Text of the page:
```Dana,

That is fascinating! Thank you very much.  Now I have another birding skill to
practice!

Sharon Tierra, Brookline
Windham County

Dana Rohleder wrote:

> Sharon.
>
> You basically have to train yourself. The way I did it was counting
> waterfowl, probably the easiest because they sit fairly still. If you are
> looking at a small group of birds, say under 20, count them. If you see
> another group, guess how many are there, then count them and see how close
> you were. Every time you see a small group of anything, guess the size,
> count, then adjust your mental picture of 20 items. Eventually, you will get
> pretty good at estimating groups of 10, then 20. If you are looking at a
> larger group, try to figure how many sets of 20 are in it, then cont them
> and check for accuracy. Do this for a while until you are fairly good at
> estimating 50. Then when you see a larger group, guess how many groups of 50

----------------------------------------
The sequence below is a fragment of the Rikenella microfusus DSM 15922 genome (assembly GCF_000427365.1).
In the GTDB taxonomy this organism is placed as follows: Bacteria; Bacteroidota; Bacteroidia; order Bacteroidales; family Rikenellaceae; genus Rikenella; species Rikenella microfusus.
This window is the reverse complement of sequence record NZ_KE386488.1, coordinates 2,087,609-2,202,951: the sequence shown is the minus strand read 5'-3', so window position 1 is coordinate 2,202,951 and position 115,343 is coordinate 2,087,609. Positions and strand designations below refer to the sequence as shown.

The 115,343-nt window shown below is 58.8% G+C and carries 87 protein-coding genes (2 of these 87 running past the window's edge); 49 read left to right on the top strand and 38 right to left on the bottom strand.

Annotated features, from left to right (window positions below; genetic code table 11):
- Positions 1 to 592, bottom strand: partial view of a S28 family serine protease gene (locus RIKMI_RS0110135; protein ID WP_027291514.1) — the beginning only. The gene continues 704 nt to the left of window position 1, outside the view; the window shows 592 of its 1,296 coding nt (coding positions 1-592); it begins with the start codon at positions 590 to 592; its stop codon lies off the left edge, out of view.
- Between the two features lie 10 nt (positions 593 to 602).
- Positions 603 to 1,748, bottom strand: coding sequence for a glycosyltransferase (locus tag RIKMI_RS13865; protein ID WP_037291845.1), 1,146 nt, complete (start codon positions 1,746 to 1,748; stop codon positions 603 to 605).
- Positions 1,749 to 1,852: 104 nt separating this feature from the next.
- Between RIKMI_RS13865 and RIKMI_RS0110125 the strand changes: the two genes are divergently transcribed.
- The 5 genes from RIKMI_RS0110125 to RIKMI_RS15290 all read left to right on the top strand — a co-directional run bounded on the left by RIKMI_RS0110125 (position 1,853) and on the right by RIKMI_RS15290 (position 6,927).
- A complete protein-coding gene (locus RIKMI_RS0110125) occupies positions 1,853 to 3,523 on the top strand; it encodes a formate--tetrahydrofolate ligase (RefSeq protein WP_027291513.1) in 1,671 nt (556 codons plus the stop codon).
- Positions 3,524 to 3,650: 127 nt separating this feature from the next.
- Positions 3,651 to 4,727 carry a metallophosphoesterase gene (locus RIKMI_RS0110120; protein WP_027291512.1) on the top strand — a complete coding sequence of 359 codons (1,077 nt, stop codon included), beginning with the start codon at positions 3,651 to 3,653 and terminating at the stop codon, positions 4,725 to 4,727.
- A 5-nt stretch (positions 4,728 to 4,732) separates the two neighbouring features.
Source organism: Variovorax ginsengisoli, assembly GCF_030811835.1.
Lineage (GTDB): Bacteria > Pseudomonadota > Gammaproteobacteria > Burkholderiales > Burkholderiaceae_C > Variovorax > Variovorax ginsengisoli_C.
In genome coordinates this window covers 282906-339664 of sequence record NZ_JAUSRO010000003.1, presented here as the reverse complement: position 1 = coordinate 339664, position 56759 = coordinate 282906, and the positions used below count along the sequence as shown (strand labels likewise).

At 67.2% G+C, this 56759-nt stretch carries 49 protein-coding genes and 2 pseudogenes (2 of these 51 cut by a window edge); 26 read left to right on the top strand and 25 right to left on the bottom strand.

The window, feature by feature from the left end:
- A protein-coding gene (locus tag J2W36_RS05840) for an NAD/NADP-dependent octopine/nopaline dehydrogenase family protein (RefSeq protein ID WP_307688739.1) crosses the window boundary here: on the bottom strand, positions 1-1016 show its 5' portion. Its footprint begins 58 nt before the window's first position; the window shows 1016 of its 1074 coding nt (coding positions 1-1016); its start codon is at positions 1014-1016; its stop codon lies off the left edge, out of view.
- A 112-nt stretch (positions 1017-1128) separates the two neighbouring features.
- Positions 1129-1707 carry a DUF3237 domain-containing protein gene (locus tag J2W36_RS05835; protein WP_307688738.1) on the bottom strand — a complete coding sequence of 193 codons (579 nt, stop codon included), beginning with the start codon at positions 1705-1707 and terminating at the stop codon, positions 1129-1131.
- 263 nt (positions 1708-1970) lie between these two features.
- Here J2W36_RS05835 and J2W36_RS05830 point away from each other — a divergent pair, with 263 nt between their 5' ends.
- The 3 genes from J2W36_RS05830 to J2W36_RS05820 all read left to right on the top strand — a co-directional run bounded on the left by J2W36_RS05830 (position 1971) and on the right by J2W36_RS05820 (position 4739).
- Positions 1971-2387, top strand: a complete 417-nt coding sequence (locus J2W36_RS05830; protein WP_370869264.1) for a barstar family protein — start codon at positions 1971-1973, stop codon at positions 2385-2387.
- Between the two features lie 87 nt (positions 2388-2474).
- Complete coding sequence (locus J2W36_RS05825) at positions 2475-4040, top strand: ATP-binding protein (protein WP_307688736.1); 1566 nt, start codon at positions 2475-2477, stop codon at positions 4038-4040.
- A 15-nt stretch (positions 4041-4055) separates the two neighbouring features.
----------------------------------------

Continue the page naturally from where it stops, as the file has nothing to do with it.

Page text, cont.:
> are in it. Then work on estimating 100. Once you get 100 down, you can
> handle most any flocks you will find by estimating the number of groups of
> 100 within the flock. When counting Snow Geese, good luck!! What I usually
> do is estimate an area that contains about 100 birds, then extrapolate that
> area over the area of the entire flock, and estimate how many squares and
> the area that would contain 1000 birds, then count how many groups of 1000
> are there.
>
> Everyone has a different ability to estimate numbers - it just takes
> practice - and don't be afraid to be wrong. You will almost always be
> wrong - the key is to be close and consistent. If you can estimate
> consistently within +/- 10%, you will be better than most.
>
> Dana C. Rohleder, O.D.
> Port Kent, NY